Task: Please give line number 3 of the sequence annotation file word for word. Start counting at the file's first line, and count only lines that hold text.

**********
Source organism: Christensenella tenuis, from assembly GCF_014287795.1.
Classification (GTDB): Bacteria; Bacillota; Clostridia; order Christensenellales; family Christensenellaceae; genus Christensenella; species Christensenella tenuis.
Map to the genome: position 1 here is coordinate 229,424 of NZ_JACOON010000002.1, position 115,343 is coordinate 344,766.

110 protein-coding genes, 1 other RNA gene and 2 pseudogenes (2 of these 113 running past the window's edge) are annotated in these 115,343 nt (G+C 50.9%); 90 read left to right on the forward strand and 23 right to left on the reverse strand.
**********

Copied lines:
Map to the genome: position 1 here is coordinate 229,424 of NZ_JACOON010000002.1, position 115,343 is coordinate 344,766.